OTC equivalents to contracts covered by the REMIT carve-out
Another issue of utmost practical importance is the status under MiFID II of the OTC products equivalent to physically settled wholesale energy products traded on the organised trading facility (OTF), covered by the REMIT carve-out.
Contracts covered by the REMIT carve-out are not financial instruments and are not regulated by the MiFID II.
However, there may be an ambiguity as regards OTC contracts having all parameters equivalent to those OTF products covered by the REMIT carve-out.
The literal MiFID II wording seems to indicate that such OTC products should be classified as financial instruments even though their OTF equivalents are not.
What would be the logic behind such a structure? I'm afraid it wouldn't make much sense, but there is a risk that regulators say that this is a clear Level 1 stipulation, which cannot be simply overruled by means of interpretation.
Nevertheless, if there was a consensus that OTC contracts having all parameters equivalent to OTF products covered by the REMIT carve-out are not financial instruments, it would be an important milestone and a starting point for building MiFID II compliance systems for the OTC segments of the firm's portfolios.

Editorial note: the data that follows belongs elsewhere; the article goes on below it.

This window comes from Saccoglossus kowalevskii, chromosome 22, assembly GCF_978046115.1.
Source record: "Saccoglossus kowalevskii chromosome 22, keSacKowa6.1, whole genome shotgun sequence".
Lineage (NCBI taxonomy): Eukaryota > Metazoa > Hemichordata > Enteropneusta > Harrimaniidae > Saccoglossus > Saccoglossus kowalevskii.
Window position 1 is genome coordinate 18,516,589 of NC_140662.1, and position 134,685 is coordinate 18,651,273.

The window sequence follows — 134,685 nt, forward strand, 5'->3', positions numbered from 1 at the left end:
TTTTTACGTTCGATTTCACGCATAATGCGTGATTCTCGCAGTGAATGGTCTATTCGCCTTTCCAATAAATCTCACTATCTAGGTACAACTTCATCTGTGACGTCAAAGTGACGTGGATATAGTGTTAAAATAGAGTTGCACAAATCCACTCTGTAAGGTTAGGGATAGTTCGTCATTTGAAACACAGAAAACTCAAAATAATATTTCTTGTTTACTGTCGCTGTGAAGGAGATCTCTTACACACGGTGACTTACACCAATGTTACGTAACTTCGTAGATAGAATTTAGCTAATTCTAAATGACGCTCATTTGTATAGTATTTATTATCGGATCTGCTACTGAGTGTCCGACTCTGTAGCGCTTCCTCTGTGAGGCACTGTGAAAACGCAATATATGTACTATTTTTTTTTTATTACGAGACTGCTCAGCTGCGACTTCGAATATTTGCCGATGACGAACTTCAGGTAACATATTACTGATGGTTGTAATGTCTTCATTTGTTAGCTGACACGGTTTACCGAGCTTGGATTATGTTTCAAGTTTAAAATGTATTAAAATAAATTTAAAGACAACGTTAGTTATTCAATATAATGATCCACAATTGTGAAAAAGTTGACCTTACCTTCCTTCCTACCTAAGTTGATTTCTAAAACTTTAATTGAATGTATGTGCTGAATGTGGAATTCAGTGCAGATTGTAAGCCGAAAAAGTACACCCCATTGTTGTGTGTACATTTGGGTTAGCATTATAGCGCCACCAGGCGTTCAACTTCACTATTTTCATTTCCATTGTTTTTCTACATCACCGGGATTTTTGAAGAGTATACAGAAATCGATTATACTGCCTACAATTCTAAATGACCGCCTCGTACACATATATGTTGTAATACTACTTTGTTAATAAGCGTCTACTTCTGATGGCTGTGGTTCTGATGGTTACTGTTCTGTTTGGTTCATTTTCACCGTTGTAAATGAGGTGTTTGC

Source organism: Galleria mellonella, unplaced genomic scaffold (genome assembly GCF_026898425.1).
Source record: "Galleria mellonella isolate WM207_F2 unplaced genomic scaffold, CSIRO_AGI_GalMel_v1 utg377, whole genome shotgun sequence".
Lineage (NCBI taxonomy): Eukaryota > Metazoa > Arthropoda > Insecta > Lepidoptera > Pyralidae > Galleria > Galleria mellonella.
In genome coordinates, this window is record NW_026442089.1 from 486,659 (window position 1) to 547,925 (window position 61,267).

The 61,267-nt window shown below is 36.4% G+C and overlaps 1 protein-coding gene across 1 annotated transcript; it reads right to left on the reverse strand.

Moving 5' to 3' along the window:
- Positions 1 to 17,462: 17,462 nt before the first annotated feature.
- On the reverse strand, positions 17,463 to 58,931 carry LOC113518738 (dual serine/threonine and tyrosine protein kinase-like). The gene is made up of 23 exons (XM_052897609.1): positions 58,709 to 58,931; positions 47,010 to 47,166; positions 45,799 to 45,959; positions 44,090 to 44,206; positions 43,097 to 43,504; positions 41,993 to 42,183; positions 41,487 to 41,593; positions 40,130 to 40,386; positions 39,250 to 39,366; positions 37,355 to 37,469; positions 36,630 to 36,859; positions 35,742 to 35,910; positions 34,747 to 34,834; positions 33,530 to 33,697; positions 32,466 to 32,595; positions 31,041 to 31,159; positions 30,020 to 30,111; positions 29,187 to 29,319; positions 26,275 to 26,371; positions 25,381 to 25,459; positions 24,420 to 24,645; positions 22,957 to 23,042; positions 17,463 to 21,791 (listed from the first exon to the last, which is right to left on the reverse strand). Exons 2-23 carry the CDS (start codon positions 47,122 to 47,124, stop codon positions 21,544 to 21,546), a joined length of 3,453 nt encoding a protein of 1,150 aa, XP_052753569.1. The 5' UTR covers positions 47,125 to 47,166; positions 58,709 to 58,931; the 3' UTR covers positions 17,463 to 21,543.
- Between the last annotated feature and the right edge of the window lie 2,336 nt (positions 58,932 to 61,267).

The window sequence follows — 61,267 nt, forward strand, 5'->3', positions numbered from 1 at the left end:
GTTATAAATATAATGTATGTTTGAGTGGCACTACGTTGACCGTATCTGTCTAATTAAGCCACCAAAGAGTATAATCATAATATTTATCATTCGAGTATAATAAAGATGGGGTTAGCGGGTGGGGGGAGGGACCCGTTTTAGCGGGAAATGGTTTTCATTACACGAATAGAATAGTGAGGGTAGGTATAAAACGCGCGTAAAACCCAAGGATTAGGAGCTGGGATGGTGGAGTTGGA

Further, the above qualification does not, obviously, overrule the established principle that OTC contracts having all parameters equivalent to products traded on regulated markets or MTFs are financial instruments under MiFID II.
As financial instruments will also still be classified OTC contracts having all parameters equivalent to products traded on OTFs not covered by the REMIT carve-out.
Business models' and procedures' overhaul
Whatever the case, the new regulatory framework applying as from 2018 requires an extensive procedural overhaul, no matter in financial firms or beyond them.
However, if there was a consensus as regards the above interpretations and conclusions, it could contribute to the successful scanning of the group's internal systems, arrangements and procedures.
Overall, the scope seems to be crucial for establishing coherent MiFID II implementation strategy, notably for non-financial conglomerates.
Taken all this together, and acknowledging, in particular, the existence of the REMIT carve-out, it seems that the implementation of MiFID II does not impose excessive burdens on energy firms, on the condition that they'll properly and cautiously revise their internal procedures, systems and business models.
|Last Updated on Monday, 06 March 2017 11:32|